"Disinterested intellectual curiosity is the lifeblood of real civilization."
Over a year ago, I predicted we might well learn that the German intelligence service, the BND, was probably doing all sorts of things that Germans might well disapprove of if they knew about them:
German spy agencies have extremely broad powers under existing law, and will gain new ones under the new Telecommunications Law which takes effect on 1 July. There is a parliamentary committee which provides general oversight of requests for surveillance and a so-called G-10 committee which rules on individual requests. They are supposed to follow strict minimization procedures and insist on adequate proof of possible wrongdoing before authorizing spying measures. However, since both of these committees operate in secret, we have no way of knowing how carefully these guidelines are respected. Plus, since there have been no German whistleblowers, we have no real insight into the scope of German programs. As the Green Party speaker Konstantin von Notz recently remarked, it is high time that Germans learned more about what their own spy agency is up to.
Nevertheless, I am shocked, shocked to find out the BND has been delivering data to the NSA for years (g). Shocked!
Finally, Typepad lets you post multiple photos at once (more easily), so let's give it a whirl.
This being the Rheinland, there are a lot of former quarries and gravel pits around, many of which are turned into artificial lakes. Lake Unterbach (g) is in the western part of town, just a 20 minute bike ride from where I live. Perfect for a leisurely bike ride. The hazelnuts, willows, and hackberries (Traubenkirsche) are in bloom. At least I think that's what the brilliant white trees on the island are, but feel free to correct me if I'm wrong.
"Good fortune deceives, but bad fortune enlightens."
-- The Consolation of Philosophy (trans. Victor Watts)
The novel’s conceit is easily summarized, less easily parsed. In 2011, Hitler awakes (apparently not from uneasy dreams, as Gregor Samsa does) in a field in Berlin. “I remember waking up,” he says. “I was lying on an area of undeveloped land, surrounded by terraces of houses.” He has no memory of his suicide. He has no idea how he’s gotten here. Soon enough he is taken with watching “modern-day television,” but when he finds only cooking shows, he is angered that “Providence had presented the German Volk with this wonderful, magnificent opportunity for propaganda, and it was being squandered on the production of leek rings.”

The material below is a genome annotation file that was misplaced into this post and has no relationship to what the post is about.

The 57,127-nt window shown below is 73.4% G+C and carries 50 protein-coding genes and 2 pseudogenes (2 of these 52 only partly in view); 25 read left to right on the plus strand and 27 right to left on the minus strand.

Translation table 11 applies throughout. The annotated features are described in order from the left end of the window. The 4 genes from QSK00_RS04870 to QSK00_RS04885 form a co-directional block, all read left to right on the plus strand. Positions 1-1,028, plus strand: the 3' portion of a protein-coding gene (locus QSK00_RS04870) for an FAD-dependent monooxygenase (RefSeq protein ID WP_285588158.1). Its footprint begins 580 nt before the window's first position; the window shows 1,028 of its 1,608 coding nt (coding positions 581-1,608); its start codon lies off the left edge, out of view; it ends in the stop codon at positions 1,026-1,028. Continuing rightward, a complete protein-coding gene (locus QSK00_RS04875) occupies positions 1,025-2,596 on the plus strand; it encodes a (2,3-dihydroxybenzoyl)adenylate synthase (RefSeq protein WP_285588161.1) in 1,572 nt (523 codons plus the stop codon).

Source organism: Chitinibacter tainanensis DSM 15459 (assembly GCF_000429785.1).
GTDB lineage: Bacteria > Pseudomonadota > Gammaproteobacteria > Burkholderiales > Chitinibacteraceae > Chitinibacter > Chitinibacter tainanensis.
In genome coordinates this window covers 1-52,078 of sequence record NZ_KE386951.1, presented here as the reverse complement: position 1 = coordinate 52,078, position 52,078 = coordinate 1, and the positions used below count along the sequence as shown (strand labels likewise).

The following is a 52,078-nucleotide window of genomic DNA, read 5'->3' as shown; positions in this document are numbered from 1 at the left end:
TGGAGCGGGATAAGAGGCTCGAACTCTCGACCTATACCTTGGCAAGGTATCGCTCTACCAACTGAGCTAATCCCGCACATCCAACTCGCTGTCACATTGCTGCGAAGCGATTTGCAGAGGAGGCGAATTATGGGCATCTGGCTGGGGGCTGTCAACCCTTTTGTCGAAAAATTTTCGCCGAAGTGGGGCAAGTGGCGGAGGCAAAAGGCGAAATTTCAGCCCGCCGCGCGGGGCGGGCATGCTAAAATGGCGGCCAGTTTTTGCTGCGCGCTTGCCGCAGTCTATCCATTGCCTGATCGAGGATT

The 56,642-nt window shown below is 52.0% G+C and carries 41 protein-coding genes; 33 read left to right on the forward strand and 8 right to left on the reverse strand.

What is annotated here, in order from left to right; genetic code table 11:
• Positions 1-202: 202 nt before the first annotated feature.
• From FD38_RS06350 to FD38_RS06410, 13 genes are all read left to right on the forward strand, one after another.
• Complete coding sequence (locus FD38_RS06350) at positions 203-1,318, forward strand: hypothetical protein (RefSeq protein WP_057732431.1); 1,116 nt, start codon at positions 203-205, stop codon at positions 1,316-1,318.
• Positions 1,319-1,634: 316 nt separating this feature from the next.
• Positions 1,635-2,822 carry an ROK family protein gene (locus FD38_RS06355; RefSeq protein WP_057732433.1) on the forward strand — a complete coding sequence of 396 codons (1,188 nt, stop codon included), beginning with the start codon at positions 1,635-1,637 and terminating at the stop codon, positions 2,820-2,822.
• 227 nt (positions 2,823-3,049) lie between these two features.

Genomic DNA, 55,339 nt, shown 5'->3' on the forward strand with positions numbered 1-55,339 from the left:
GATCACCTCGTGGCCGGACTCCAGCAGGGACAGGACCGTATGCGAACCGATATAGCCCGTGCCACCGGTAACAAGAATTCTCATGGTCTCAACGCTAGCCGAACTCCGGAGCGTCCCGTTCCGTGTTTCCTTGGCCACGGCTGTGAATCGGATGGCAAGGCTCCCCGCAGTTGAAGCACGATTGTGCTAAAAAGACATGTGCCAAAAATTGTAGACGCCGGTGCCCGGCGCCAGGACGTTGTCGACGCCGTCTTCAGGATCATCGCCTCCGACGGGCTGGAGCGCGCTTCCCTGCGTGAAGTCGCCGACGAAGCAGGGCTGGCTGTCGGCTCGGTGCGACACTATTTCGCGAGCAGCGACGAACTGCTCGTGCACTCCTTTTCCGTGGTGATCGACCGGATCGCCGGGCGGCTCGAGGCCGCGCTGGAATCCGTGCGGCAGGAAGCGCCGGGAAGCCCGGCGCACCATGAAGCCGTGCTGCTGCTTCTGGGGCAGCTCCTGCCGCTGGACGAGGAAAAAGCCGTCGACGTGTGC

For the next 250 pages, Vermes walks us through months during which Hitler, resurrected by unexplained means, overcomes every presented obstacle. A newspaper vendor discovers him in uniform and assumes he must be an impersonator playing for dark comedy — the word Galgenhumor belongs, after all, to the Germans — and gives him a bed. Producers from an “Ali G”-style comedy show (hosted by the unimaginatively named “Ali Gagmez”) offer him a spot on the program. His first appearance quickly accrues hundreds of thousands of YouTube views. Soon Hitler gets his own show, website, production studio, even a back-alley beating by right-wingers who assume he’s making fun of himself. Eventually he also has a deal to write about his life. “I’m calling to ask whether you’d like to write a book?” the editor says. “I already have,” Hitler replies. “Two, in fact.”
Let me just admit it: the main reason I posted this is so I could include the illustration by Doug Chayka:
[Hans von Thann (g) ringin' the bell of the Zytgloggenturm in Bern, Switzerland, if ya know what I mean]
I don't mean to give offense, so let me be clear: the word cocks doesn't mean what you're thinking. I only meant to refer to penises. When the BBC wanted to strap big English cocks into big English codpieces on the front of actors playing 16th-century Englishmen, the pussies at American Public Broadcasting Service said: 'not in my America':
The codpieces in the adaptation of Hilary Mantel’s Wolf Hall are “definitely too small”, according to a Cambridge academic who has been researching the 16th-century accessory through the literature and paintings of its time.
Victoria Miller, who is due to give a paper on codpieces at a Cambridge University conference on 30 April, concurred with actor Mark Rylance, who plays Thomas Cromwell in the adaptation and who said late last year: “I think the codpieces are just too small. I think that was a directive from our American producers, PBS. They wanted smaller codpieces.”
...“They’re way too small to be accurate – they should be at least double the size. You can kind of see them there, but they aren’t really stuffed, and are easily missed – they’ve really toned them down for a mainstream audience. The codpiece was meant to draw the eye to the general region.”
[h/t JR] Said it before, say it again: national stereotypes don't materialize out of thin air. Here's a photo from the Biblical Creation Museum in Kentucky, where the biggest challenge was, as Faggoty-Ass Faggot put it, how to hide Adam's cock:
Saturday Night Live once aired a skit (can't find the video, or even an image, alas) featuring John Belushi sitting at a bar. The guy next to him goes to the bathroom and comes back out with a noticeably grosser crotch bulging from his tight late-70's jeans, and a girl immediately latches on to him. Belushi tries the same thing with a few handfuls of toilet paper, to no effect. Then Belushi returns to the bathroom and stuffs entire rolls of toilet paper down the front of his pants until there's a bulge the size of a small automobile. He then waddles gingerly back into the bar and is immediately surrounding by fawning honeys.